Thursday, June 23, 2016
LOONIE-LIBERAL-DEMOCRATS (GODLESS LIBERAL-DEMONUTS) DO 20+ HOUR SIT IN TO SUCK UP TO SODOMITES. ISLAM-AND AGAINST THE NRA. ITS NOT ABOUT GUNS AT ALL.
THE LIBERAL-DEMOCRATS CLAIM THEIR DOING A SIT IN AT THE WHITE HOUSE ABOUT GUNS. BUT ALL THEY TALK ABOUT IN INTERVIEWS. IS ABOUT THE NATIONAL RIFFLE ASSOCIATION. AND ABOUT THEM POOR SODOMITE RAINBOW GROUPERS THAT DIED FROM GUNS. NOT ONCE DID I HEAR ANY OF THE DEMOCRATS TALKING ABOUT THIS ISLAMIC MURDERER BEING A RADICAL ISLAMIC-QURANIC-MUSLIM-ALLU-AK-BAR-72 VIRGIN-MOHAMMAD DEATH CULT TERRORIST ATTACK. THIS IS NOTHING MORE THEN A SUCK UP TO SODOMITES - (GAYS) AND AGAINST THE NRA. AND TO STICK UP FOR THE DEATH CULT ISLAM AS A PEACEFUL CULT-INSTEAD OF CONDEMNING ISLAM AS THE TERRORIST-MURDERER DEATH CULT THEY REALLY ARE.THIS SIT IN BY THE DEMONUTS IS ILLEGAL.BUT THE REPUBLICANS ARE LETTING THESE LAWLESS CRIMINAL DEMOCRATS DO THEIR SODOMITE-GAY-ISLAMIC SUCK UP SIT IN AT THE WHITE HOUSE. BUT THEY HAVE TO DO THEIR OWN VIDEO. AS THE REPUBLICANS WERE ALLOWED TO STOP THE C-SPAN FEED. SINCE THIS IS AN ILLEGAL ACT BY THE DEMONUTS TO TRY TO STOP THE NRA FROM HAVING ALL THEIR POWER IN THE WHITE HOUSE AND IN AMERICA. THE DEMONUTS WANT GUNS BANNED IN AMERICA. AND IF THEY CAN GET ONE BILL PASSED. THEN THEY CAN ERODE THE GUN LAWS IN AMERICA. AND GRADUALLY BAN ALL GUNS IN AMERICA THREW GRADUAL LAWS BEING PASSED. SOMEBODY JUST CAME IN TO TRY TO STOP THE SIT IN AS A SECURITY THREAT. BUT THE DEMONUTS ARE CRYING FOWL AND WILL NOT LEAVE THE ROOM THEIR IN. THEY WILL CONTINUE THE SO CALLED POWERFUL WEAPON BAN.BUT REALLY ITS A SODOMITE-ISLAM SUCK UP AND AN NRA PICKET INSTEAD. THEY WANT THEM GUNS BANNED FROM ALL AMERICANS THEM LIBERAL-DEMONUTS DO.OH AND I FORGOT-THE DEMONUTS ARE DOING THIS FOR THE GOOD OF THE EARTH. AND FOR THE CHILDREN OF COURSE. BUT STILL THE DEMONUTS ALLOW MURDERING OF BABIES BY ABORTION. I GUESS THIS IS FOR THE GOOD OF THE EARTH AND THE CHILDREN ALSO IN THE GODLESS-LIBERAL-DEMONUTS EYES.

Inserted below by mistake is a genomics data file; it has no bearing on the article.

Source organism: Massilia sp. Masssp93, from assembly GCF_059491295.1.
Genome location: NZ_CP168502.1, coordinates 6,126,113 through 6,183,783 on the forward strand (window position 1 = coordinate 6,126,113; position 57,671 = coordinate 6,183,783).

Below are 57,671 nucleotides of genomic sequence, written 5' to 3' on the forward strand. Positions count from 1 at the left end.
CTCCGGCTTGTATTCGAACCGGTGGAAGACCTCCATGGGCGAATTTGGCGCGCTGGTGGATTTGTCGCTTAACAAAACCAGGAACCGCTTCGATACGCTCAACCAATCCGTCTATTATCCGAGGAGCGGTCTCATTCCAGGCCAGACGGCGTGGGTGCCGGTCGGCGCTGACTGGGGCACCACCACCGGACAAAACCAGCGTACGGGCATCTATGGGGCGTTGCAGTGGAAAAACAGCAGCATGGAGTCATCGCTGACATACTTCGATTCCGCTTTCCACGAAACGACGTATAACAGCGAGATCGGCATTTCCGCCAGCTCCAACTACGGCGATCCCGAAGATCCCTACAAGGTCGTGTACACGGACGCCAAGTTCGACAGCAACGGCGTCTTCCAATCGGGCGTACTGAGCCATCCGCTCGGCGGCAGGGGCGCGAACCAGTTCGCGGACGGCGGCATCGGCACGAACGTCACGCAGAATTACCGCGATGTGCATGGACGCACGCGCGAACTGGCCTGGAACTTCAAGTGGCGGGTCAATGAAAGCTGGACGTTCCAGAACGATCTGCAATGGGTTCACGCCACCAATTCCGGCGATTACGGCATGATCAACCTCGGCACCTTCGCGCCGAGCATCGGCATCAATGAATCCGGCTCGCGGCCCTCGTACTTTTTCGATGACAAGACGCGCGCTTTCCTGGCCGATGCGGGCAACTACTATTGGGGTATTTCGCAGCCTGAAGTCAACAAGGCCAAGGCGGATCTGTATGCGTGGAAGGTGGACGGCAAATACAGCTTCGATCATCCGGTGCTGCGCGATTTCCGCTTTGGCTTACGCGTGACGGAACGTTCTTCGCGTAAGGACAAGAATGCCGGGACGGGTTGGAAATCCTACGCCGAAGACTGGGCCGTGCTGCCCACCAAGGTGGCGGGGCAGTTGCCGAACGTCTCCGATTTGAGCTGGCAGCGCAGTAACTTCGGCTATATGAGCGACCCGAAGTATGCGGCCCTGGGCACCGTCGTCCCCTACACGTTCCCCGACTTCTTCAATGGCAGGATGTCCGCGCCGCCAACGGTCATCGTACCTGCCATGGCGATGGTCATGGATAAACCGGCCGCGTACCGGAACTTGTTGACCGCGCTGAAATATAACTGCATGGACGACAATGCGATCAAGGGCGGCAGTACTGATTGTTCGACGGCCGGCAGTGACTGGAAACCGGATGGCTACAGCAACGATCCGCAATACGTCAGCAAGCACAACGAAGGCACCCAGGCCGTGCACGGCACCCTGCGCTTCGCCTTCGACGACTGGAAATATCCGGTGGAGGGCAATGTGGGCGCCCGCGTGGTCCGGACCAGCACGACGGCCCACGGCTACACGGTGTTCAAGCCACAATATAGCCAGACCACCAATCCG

Black leaders emerge as powerful allies in LGBT fight in U.S. South-[Reuters]-By Letitia Stein-June 23, 2016-YAHOONEWS